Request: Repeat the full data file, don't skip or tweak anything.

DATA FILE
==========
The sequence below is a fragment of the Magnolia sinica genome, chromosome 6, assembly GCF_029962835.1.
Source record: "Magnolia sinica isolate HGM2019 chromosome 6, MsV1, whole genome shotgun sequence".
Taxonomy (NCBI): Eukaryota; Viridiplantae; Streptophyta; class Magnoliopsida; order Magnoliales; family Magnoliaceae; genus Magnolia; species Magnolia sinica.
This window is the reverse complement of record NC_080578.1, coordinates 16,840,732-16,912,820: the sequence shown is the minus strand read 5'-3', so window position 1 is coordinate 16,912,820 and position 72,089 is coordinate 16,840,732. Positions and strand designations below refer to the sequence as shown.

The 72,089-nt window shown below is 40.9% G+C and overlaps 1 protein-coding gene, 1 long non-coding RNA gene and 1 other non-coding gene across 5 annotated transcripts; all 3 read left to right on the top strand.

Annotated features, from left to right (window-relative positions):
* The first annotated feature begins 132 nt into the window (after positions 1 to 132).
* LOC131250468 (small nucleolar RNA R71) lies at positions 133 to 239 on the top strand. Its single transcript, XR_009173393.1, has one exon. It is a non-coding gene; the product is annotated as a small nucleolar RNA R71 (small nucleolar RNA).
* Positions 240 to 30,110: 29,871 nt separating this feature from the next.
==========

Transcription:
The sequence below is a fragment of the Magnolia sinica genome, chromosome 6, assembly GCF_029962835.1.
Source record: "Magnolia sinica isolate HGM2019 chromosome 6, MsV1, whole genome shotgun sequence".
Taxonomy (NCBI): Eukaryota; Viridiplantae; Streptophyta; class Magnoliopsida; order Magnoliales; family Magnoliaceae; genus Magnolia; species Magnolia sinica.
This window is the reverse complement of record NC_080578.1, coordinates 16,840,732-16,912,820: the sequence shown is the minus strand read 5'-3', so window position 1 is coordinate 16,912,820 and position 72,089 is coordinate 16,840,732. Positions and strand designations below refer to the sequence as shown.

The 72,089-nt window shown below is 40.9% G+C and overlaps 1 protein-coding gene, 1 long non-coding RNA gene and 1 other non-coding gene across 5 annotated transcripts; all 3 read left to right on the top strand.

Annotated features, from left to right (window-relative positions):
* The first annotated feature begins 132 nt into the window (after positions 1 to 132).
* LOC131250468 (small nucleolar RNA R71) lies at positions 133 to 239 on the top strand. Its single transcript, XR_009173393.1, has one exon. It is a non-coding gene; the product is annotated as a small nucleolar RNA R71 (small nucleolar RNA).
* Positions 240 to 30,110: 29,871 nt separating this feature from the next.